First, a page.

So Mandel and his staff called in every chit, played every ego, mined every loyalty cultivated during seven years in the State House. They called local politicians and pumped them up with the time-tested plea: "The governor wants your support because you're important," one aide recalled. About 50 leaders were invited, mainly from Mandel's native Baltimore, but also from outlying counties -- blacks and whites, people from warring factions who hadn't spoken to each other in years, Catholics and Jews. They all came together in a dining hall in the Baltimore Hilton on the morning before primary day. Mandel fed them sausage and eggs, and sat at the head table, puffing on his pipe.
"Then Marvin stood up and gave a real party call. He whipped 'em up. He said we had no money, we just needed 'em," Wyatt recalled. "These were people who normally got paid to get their workers out and we were telling them to get their people out there for nothing. Everyone stood up and cheered. We had arranged in advance that various people would stand up and make commitments and they did. Jack Pollack got up (a now-deceased legendary kingmaker). Elected officials got up. It was a roomful of egos. It wasn't tough to get people to stand up and talk."
But it didn't stop there, aides recalled. Politicians from Harford County stood up, then Anne Arundel County, then still others.
"It was better than going to Amsterdam and watching a live sex show," said Silver, who had joined the administration seven years earlier, hoping to learn about the use of power. "And Marvin was just sitting up there at the head table watching it happen. You got the feeling it was all Marvin -- Marvin coulda run Ronald McDonald in that campaign and gotten him elected."
Wyatt, who had learned from Mandel the art of manipulation through the exchange of favors, recalled: "I thought it was almost funny myself. There I was watching guys doing something purely because they were asked. No money, no rewards, no nothing. We had used the power of the office to do something nobody'd every gotten anybody to do."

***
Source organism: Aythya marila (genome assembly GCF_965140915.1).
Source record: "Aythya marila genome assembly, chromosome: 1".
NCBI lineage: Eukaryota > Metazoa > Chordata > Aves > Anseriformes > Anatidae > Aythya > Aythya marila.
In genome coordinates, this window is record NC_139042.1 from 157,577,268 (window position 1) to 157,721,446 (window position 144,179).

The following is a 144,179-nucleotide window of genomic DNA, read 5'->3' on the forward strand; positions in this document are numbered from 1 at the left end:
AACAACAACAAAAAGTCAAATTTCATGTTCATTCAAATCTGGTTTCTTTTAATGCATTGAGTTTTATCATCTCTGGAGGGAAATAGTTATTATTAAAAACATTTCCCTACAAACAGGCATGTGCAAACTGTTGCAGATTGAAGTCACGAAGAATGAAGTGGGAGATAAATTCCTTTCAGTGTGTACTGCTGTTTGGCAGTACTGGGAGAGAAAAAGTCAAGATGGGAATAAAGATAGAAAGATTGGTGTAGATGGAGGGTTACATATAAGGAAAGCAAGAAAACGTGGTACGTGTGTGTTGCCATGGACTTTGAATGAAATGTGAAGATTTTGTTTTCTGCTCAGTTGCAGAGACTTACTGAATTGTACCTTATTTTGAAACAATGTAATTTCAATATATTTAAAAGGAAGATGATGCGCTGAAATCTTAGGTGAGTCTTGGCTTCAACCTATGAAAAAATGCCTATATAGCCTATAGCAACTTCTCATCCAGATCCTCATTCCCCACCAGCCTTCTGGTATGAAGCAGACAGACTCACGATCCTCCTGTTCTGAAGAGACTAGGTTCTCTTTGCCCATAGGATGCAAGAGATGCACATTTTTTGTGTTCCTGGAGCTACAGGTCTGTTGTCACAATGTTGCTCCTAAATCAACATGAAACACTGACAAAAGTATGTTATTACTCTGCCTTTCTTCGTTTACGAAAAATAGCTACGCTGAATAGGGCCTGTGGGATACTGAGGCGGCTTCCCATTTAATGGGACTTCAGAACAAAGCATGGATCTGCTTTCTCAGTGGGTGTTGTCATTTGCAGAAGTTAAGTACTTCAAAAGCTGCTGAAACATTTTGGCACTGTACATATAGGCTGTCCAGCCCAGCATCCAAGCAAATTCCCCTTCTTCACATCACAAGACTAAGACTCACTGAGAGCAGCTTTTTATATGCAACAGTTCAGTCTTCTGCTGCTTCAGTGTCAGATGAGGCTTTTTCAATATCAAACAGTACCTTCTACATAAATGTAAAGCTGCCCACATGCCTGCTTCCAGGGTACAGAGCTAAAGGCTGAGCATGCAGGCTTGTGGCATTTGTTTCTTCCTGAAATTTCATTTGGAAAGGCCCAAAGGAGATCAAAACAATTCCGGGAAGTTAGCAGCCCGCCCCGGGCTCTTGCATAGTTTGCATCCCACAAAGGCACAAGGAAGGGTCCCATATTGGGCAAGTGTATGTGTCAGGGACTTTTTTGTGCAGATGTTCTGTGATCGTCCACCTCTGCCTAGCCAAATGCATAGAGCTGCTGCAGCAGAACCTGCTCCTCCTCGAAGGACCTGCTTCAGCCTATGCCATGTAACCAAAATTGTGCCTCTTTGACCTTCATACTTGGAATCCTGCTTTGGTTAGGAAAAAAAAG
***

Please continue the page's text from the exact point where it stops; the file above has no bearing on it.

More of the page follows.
Brown did win the Maryland primary the next day, and his organizers would acknowledge that Mandel's role in fusing the so-called "old guard" with the "vanguard" (called the "shiny-brights" by the Mandel crowd) behind one candidate was a show of political mastery. But they also privately discounted his "party call" as mere grandstanding. They said it did little to change the primary's outcome. "From the vantage point of the Brown campaign, it was a pain in the neck. Brown was very concerned about getting too identified with Mandel at the time, as a matter of fact," one of Brown's Maryland organizers recalled. The last hurrah, the organizer contended, was more illusion than substance.
Wyatt and other Mandel intimates still contend that the network remained intact until the day he left the governor's office. Then, with the departure of the one man who held all the pieces together, it began to crumble, they said.
"It didn't disintegrate in a day," Wyatt said. "At least it didn't stop the very day he walked out of the mansion" in 1977, turning his office over to Lt. Gov. Lee. "But it was over before some of us admitted it. When he left, a lot of people thought: The king is dead. Long live the king. But it wasn't like that. It was just the first part: The king is dead."
Since Mandel's departure, there have been countless declarations of the dawn of a new era in Maryland politics. Gov. Harry Hughes has decentralized the power of the governor's office, taking his 1978 election as a mandate against the Mandel style, disbanding the old patronage system, separating himself from the legislature, using the powers of his office modestly, often gingerly. Many of the old Mandel gang say they rarely go to Annapolis anymore, claiming it is no fun anymore, not the same place.
"It's a time that's passed and I know it," said Harris, the Mandel lobbyist-turned-Amtrak engineer. "I know that it's over for me. The train has left the station and she's not gonna back up and pick up anybody else. I think it's very sad because I think the country came 200 years with this kind of politics and it was very successful. I hope it's as successful the next 200."
Lee, a member of one of Maryland's oldest political families, takes a longer view. His political career dashed in 1978, when Hughes rode to victory on an anti-Mandel platform, the former lieutenant governor said he hardly thinks his native state has seen the last of power politics.
"It takes a charismatic leader to do what Marvin did. It takes the right time and the right set of circumstances," he said. "There will be others with Marvin's touch. They'll come into that office, they'll take that government, and they'll play it like a piano."